Samuel S. Powell 1872 1873
John W. Hunter 1874 1875
Frederick A. Schroeder Republican 1876 1877
James Howell Democrat 1878 1881
Seth Low Republican 1882 1885
Daniel D. Whitney Democrat 1886 1887
Alfred C. Chapin 1888 1891
David A. Boody 1892 1893
Charles A. Schieren Republican 1894 1895
Frederick W. Wurster 1896 1897

Brooklyn: New York City borough

Brooklyn in 1897

In 1883, the Brooklyn Bridge was completed, transportation to Manhattan was no longer by water only, and the City of Brooklyn's ties to the City of New York were strengthened.

The question became whether Brooklyn was prepared to engage in the still-grander process of consolidation then developing throughout the region, whether to join with the county of New York, the county of Richmond and the western portion of Queens County to form the five boroughs of a united City of New York. Andrew Haskell Green and other progressives said Yes, and eventually they prevailed against the Daily Eagle and other conservative forces. In 1894, residents of Brooklyn and the other counties voted by a slight majority to merge, effective in 1898.

Kings County retained its status as one of New York State's counties, but the loss of Brooklyn's separate identity as a city was met with consternation by some residents at the time. The merger was called the "Great Mistake of 1898" by many newspapers of the day, and the phrase still denotes Brooklyn pride among old-time Brooklynites.

Brooklyn: Geography

Brooklyn totals 97 square miles (250 km) in area, of which 71 square miles (180 km) is land (73%), and 26 square miles (67 km) is water (27%); the borough is the second-largest in land area among the boroughs of New York City. However, Kings County, coterminous with Brooklyn, is New York State's fourth-smallest county by land area and third-smallest by total area. Brooklyn lies at the southwestern end of Long Island, and the borough's western border constitutes the island's western tip. Brooklyn's water borders are extensive and varied, including Jamaica Bay; the Atlantic Ocean; The Narrows, separating Brooklyn from the borough of Staten Island in New York City and crossed by the Verrazano-Narrows Bridge; Upper New York Bay, separating Brooklyn from Jersey City and Bayonne in the U.S. state of New Jersey; and the East River, separating Brooklyn from the borough of Manhattan in New York City and traversed by the Brooklyn-Battery Tunnel, the Brooklyn Bridge, the Manhattan Bridge, the Williamsburg Bridge, and numerous routes of the New York City Subway. To the east of Brooklyn lies the borough of Queens, which contains John F. Kennedy International Airport in that borough's Howard Beach neighborhood, approximately two miles from the border of the East New York neighborhood of Brooklyn.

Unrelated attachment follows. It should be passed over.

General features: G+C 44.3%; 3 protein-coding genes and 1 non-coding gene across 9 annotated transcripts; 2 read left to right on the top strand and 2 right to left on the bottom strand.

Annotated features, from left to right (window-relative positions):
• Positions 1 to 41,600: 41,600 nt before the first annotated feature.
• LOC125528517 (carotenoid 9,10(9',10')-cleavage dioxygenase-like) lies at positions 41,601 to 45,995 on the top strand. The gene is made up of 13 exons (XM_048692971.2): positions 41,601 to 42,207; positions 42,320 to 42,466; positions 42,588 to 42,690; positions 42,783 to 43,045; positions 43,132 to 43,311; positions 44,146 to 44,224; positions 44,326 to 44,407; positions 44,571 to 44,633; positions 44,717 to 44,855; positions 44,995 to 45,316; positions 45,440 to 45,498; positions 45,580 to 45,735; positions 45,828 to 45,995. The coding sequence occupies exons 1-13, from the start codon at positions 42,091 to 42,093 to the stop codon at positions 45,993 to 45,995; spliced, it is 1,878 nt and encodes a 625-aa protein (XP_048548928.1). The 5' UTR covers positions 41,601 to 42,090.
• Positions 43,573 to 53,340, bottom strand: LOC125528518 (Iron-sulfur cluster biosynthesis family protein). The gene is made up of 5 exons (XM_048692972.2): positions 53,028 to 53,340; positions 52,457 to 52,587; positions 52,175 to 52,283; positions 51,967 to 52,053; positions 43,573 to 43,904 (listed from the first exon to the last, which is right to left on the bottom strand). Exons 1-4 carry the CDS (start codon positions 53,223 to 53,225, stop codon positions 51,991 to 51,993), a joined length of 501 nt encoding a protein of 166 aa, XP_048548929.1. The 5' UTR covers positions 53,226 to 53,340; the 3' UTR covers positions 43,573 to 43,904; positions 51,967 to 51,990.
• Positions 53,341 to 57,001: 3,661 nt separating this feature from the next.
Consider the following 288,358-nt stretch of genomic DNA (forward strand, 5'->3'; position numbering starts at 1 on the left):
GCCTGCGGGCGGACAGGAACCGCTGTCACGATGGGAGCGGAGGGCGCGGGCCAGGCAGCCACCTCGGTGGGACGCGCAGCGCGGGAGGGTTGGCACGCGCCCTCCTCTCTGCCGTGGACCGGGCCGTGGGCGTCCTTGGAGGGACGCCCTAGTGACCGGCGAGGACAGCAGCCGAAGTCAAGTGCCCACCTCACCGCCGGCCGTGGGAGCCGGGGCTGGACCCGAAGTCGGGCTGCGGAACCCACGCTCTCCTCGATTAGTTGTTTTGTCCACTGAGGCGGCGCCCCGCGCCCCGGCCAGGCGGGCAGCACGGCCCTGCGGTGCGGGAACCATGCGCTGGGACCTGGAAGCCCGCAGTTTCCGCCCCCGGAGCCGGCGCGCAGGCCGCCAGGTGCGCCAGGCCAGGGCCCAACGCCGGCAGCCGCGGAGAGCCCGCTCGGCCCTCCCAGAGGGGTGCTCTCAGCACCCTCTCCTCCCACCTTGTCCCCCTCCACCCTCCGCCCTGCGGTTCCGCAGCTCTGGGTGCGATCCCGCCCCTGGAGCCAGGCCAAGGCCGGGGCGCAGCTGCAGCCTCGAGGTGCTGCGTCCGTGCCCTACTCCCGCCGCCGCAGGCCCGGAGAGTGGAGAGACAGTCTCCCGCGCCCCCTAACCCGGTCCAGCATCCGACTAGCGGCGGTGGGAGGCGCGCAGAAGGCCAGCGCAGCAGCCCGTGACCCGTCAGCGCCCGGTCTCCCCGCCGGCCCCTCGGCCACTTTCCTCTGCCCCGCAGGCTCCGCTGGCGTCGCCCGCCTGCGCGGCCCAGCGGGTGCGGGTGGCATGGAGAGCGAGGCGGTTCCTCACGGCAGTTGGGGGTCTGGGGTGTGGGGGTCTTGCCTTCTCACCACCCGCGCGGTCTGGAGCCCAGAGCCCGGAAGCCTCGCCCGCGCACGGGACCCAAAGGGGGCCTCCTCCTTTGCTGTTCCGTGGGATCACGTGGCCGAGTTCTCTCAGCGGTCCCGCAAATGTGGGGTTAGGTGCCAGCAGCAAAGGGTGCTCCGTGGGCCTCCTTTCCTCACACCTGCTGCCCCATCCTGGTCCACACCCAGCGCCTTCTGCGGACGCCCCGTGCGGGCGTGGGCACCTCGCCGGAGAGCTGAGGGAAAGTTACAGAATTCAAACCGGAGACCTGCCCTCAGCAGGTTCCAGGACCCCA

Brooklyn: Boroughscape

The downtown Brooklyn skyline, the Manhattan Bridge (far left), and the Brooklyn Bridge (near left) are seen across the East River from Lower Manhattan at sunset in 2013.

Brooklyn: Climate

Under the Köppen climate classification, using the 32 °F (0 °C) coldest month (January) isotherm, Brooklyn experiences a humid subtropical climate (Cfa), with partial shielding from the Appalachian Mountains and moderating influences from the Atlantic Ocean. Brooklyn receives plentiful precipitation all year round, with nearly 50 in (1,300 mm) yearly. The area averages 234 days with at least some sunshine annually, and averages 57% of possible sunshine annually, accumulating 2,535 hours of sunshine per annum. Brooklyn lies in the USDA 7b plant hardiness zone.

Brooklyn: Demographics

Brooklyn has been New York City's most populous borough since the mid-1920s. (Key: Each borough's historical population in millions. The Bronx, Brooklyn, Manhattan, Queens, Staten Island)
Historical population
Year Pop. ±%
1731 2,150 -
1756 2,707 +25.9%
1771 3,623 +33.8%
1786 3,966 +9.5%
1790 4,549 +14.7%
1800 5,740 +26.2%
1810 8,303 +44.7%